The new accord between retailers and unions on worker safety clearly represents progress. Particularly because it involves unions directly. But it also raises big questions on how far there is to go.
Firstly, of course, how many retailers will actually sign up to it? That has been the media focus so far. But then, what about . . . → Read More: Time for in-sourcing?
Large fishing companies are trying to privatise one of the few remaining wildernesses: the contents of the sea. The UK Association of Fish Producers (UKAFPO) is a secretive organisation with no discernible website. It is likely its ultimate sponsors are large, wealthy companies that already monopolise the majority of the British catch.
UKAFPO is suing . . . → Read More: Enclosing the sea
After the disastrous factory fires in Pakistan last year, a general review of the effectiveness of CSR approaches to supply chain and workers’ issues was needed. A new report by the US union body, AFL-CIO, shows how poorly current supply chain auditing is serving workers. The report is particularly critical of SA8000 and the Fair Labor Association, . . . → Read More: You’ve outsourced your ethics – but they haven’t gone away…
A Pennsylvania judge has ruled that companies, while they may be legal persons, should not enjoy all the rights that human persons have.
It was in the context of questioning the right to privacy of a fracking company, which had argued that a compensation agreement it had made was a private matter and so need not be . . . → Read More: Maybe companies are not people after all!
Drug manufacturers think it comes from protecting profits. No doubt this leads to the development of drugs that can be patented – tweaking an existing drug usually does the trick with minimal effort. But the Indian courts have ruled that tweaking an existing drug does not create a new drug that merits a patent. And India . . . → Read More: Where does innovation come from?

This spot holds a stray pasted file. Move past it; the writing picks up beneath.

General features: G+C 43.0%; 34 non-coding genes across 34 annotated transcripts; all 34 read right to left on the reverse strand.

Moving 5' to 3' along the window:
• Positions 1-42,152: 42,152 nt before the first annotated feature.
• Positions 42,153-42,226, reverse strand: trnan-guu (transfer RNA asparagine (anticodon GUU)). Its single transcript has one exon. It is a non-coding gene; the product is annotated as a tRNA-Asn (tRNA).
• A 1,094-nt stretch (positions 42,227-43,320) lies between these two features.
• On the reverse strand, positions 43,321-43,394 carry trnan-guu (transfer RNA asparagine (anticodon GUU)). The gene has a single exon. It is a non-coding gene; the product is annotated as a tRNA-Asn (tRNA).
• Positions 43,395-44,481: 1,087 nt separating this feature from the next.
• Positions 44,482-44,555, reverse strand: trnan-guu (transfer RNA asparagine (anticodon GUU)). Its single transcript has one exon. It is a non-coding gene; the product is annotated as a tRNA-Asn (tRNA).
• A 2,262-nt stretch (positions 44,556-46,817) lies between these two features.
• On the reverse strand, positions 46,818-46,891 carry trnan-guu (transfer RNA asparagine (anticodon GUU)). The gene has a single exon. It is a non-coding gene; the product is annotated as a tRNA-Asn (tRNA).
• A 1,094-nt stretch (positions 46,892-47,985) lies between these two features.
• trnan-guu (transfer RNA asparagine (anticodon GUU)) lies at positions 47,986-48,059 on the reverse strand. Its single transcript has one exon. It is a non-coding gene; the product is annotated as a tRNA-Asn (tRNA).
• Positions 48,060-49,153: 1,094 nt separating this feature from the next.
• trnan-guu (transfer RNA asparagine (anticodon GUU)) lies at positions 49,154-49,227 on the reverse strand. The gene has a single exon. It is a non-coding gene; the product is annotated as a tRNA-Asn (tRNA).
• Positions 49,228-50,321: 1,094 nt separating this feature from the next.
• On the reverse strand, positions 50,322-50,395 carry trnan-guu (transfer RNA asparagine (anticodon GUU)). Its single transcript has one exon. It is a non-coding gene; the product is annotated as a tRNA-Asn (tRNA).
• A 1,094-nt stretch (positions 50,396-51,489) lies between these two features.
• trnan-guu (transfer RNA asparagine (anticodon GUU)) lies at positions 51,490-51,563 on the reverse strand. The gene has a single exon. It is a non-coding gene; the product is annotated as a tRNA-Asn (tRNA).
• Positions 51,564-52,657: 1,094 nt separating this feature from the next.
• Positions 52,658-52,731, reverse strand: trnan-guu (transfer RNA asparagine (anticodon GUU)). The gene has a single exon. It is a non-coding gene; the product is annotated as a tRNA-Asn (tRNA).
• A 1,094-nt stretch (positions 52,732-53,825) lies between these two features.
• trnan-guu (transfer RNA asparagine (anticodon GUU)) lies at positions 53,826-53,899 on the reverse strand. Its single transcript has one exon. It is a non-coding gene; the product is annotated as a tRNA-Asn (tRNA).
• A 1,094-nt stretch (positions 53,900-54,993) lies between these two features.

It looks like the new UK press regulation regime will both be voluntary and have teeth. It will have the power to impose significant sanctions on those who break their own rules.
So why can’t other industry sectors adopt this approach – alcohol production, gambling and retailing perhaps? At the moment, where self-regulation exists at all, . . . → Read More: Royal Charters: the way forward for voluntary self-regulation?
How can you supply horsemeat responsibly?
The UK has a long history of food scares and scandals – think mad cow disease, salmonella and listeria. But the horsemeat affair is on a different scale and appears to involve a significant part of the European meat supply chain. It also goes beyond health, raising several . . . → Read More: Horse-riding lessons
What impact does your company have on the world? And what difference to that impact is your company making with its CSR projects?
In May I am holding 2-day courses on measuring impact in London and in Singapore. For London, you can find out more here. And for Singapore, you can find out more here.
. . . → Read More: CSR Impact Measurement
What does stakeholder engagement done well look like? What are the pitfalls? And how should you go about conducting stakeholder engagement well?
In May I am running 2-day courses on this topic in London and in Singapore. You can find out more about the London course here . And you can find out about the . . . → Read More: Stakeholder Engagement
Right across the world there is an epidemic of poor behaviour from the banking sector. Facilitating money laundering, interest rate fixing and mis-selling of products are big in the news right now. And these are the activities of organizations that were once known as ‘pillars of the community’, not criminal gangs. Yet there is very little mention . . . → Read More: What are banks for?